Federal law determines the power of federal peace officers. Although there are many federal statutes on the power of various types of federal peace officers, federal peace officers generally may not enforce civil law either.


Let’s look at examples of how this works in practice:


  • Someone has burglarized your home and stolen your property. Because he has committed a crime, peace officers may arrest him and recover your property.


  • You have failed to pay your credit card bill. Because you have not committed a crime, a peace officer may not enforce the credit card company’s efforts to collect the debt. However, if the credit card company sues you, the sheriff (though not city police or highway patrol) may serve you with summons and notice of the lawsuit.


  • Someone has kidnapped your child. A peace officer may arrest the person and recover your child.


  • You are divorced, and the court has given you custody of your child and has awarded weekend visitation to your spouse. But your spouse keeps your child longer than the weekend and will not give your child back to you even though you rightfully have custody. Your spouse hasn’t committed a crime, so a peace officer may not arrest him. But you can go to court and file a motion to enforce visitation, and the sheriff (though not the city police or highway patrol) may serve your spouse with notice of the hearing.


I’ve had many cases where my client has gone to peace officers and asked for help. After a peace officer looks into the situation, the officer tells my client, “This is a civil matter. You will have to get a lawyer.” So the client comes to me for help with the civil issue.


Other ways in which peace officers may be involved in civil cases


Evictions


If you are evicted from your home, a judge may sign an order directing the sheriff to forcibly remove you.


Replevin


Replevin is the action where you ask a court to award you personal property that someone else has in their possession. If the judge awards you personal property, the judge may sign an order commanding a sheriff to physically take possession of the property and deliver it to you.


Failure to appear for asset hearings


If a judge orders to pay money, and you do not pay, the creditor may ask the judge to hold an asset hearing, where the judge will order you to appear and answer concerning your assets. If you do not appear, the judge will issue a warrant for your arrest, and a peace officer may arrest you.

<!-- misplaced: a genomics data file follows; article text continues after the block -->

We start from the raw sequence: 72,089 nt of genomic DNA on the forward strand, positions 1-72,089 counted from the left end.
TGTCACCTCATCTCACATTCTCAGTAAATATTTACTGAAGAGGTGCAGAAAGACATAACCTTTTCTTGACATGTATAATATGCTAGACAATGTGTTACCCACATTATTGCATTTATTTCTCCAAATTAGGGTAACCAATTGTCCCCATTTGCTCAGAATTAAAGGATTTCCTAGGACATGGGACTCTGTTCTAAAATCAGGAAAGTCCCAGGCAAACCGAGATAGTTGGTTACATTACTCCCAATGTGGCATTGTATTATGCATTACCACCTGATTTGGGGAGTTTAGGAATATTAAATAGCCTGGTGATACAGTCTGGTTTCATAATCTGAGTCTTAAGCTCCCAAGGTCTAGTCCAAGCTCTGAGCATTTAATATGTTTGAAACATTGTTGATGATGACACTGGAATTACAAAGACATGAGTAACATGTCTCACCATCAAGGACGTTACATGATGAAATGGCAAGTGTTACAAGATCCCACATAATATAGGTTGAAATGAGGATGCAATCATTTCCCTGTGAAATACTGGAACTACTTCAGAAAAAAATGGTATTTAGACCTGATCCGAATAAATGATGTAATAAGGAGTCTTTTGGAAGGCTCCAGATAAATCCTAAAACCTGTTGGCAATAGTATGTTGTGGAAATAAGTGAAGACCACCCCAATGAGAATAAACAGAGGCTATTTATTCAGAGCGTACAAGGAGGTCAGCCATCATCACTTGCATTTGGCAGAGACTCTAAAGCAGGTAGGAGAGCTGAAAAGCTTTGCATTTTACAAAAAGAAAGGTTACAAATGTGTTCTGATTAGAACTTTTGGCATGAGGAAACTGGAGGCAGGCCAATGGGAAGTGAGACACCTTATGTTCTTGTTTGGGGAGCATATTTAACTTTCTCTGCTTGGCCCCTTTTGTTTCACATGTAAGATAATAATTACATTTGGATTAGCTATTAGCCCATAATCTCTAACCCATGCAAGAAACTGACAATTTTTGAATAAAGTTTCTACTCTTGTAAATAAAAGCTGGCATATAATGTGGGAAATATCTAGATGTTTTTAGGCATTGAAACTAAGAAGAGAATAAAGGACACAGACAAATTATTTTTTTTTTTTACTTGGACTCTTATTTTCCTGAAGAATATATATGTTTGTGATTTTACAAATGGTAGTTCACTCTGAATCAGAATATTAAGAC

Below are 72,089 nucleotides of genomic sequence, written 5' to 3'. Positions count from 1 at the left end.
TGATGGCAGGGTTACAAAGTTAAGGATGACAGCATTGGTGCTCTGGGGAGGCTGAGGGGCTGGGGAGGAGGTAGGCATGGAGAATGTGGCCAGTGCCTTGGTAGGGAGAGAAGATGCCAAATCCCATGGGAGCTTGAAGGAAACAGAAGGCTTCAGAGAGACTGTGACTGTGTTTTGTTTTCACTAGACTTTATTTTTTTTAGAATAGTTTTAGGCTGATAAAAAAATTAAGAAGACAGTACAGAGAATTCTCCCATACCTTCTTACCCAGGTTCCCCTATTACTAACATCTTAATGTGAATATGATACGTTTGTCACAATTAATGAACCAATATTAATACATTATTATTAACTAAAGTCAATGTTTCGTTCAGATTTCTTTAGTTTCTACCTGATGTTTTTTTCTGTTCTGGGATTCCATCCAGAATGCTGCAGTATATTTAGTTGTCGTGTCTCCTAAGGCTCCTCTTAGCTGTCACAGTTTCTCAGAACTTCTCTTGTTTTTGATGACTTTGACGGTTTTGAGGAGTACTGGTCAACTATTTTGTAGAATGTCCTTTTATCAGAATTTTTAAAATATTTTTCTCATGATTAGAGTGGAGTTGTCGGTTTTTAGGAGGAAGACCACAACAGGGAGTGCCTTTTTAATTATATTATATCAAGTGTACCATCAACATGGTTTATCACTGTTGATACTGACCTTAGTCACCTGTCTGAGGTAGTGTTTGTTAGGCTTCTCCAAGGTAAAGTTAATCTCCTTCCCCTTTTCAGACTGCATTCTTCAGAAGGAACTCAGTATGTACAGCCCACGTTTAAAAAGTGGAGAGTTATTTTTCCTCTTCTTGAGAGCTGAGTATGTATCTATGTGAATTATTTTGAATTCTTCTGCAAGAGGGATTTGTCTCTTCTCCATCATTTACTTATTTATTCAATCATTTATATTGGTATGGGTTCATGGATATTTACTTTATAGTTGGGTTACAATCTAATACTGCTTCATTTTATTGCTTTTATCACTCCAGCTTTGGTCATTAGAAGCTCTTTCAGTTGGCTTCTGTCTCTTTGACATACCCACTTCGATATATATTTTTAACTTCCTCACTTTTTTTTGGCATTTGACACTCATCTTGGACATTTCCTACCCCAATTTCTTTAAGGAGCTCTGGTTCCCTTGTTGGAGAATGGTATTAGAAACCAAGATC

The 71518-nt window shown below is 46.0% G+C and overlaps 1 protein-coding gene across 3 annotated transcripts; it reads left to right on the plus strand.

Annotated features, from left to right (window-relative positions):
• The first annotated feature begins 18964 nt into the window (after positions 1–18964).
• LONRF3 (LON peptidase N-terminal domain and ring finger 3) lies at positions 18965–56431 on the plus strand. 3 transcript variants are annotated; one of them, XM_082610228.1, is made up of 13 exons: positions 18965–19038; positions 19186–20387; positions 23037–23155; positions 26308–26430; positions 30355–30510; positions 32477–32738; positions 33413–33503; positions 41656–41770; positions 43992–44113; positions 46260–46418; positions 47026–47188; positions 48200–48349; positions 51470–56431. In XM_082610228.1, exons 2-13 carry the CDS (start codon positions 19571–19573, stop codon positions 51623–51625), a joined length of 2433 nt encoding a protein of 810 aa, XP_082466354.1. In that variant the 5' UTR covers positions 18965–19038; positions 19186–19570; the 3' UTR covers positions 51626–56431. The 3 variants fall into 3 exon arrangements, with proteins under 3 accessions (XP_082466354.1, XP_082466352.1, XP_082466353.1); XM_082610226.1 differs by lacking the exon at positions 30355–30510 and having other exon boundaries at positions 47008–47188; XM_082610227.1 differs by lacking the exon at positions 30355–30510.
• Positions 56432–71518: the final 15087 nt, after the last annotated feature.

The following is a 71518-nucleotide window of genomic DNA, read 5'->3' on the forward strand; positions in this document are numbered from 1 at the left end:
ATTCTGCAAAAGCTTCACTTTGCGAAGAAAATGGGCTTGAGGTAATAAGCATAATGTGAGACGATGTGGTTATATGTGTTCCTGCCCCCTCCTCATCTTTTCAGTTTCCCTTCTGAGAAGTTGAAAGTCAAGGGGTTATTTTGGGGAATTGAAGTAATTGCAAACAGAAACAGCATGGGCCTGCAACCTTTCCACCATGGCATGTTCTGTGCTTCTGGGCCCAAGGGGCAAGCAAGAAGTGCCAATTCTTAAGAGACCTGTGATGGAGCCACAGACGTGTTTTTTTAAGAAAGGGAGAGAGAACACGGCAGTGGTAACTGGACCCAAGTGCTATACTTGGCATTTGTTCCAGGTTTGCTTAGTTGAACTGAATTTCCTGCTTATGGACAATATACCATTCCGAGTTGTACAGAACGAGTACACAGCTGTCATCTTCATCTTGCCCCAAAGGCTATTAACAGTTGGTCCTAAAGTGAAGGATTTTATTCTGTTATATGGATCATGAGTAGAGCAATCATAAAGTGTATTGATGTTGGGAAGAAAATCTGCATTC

Contempt of court


If you violate a court order (even in a civil case) you may be guilty of contempt of court. Contempt carries a fine of up to $500, and/or six months in jail. If you don’t appear at a hearing on contempt of court, the judge will issue a warrant for your arrest, and a peace officer may arrest you.


Child custody


Sometimes, in a particularly contentious child custody case, a judge will order a peace officer to accompany a parent or guardian to the location where the child is, and help the parent or guardian recover the child. Some judges are loath to do this; I’ve asked a judge for this type of order before and the judge was reluctant to grant it.


Prejudgment attachment


If you’re the defendant in a civil lawsuit, and you’ve left the county, concealed yourself, or if you’re about to remove your property to prevent the plaintiff from collecting it, the plaintiff may ask the judge to attach the property. In an attachment, a judge will order a sheriff to take possession of your personal property. If the property attached is real property, the attachment order will be filed in the county clerk’s land records office.


Do you need help? Contact the Persaud Law Office


Have you gone to law enforcement for help, and they’ve told you that it’s a civil matter and you need a lawyer? The Persaud Law Office may be able to help you.


Some of my clients have come to me when someone has threatened to send the police after them. Often in civil cases, these are idle threats, and I’ve told my clients they don’t need to be scared.


The Persaud Law Office has handled many civil cases, and we can tell you what the police may and may not do. If you would like our assistance in these matters, give us a call.

Comments


bottom of page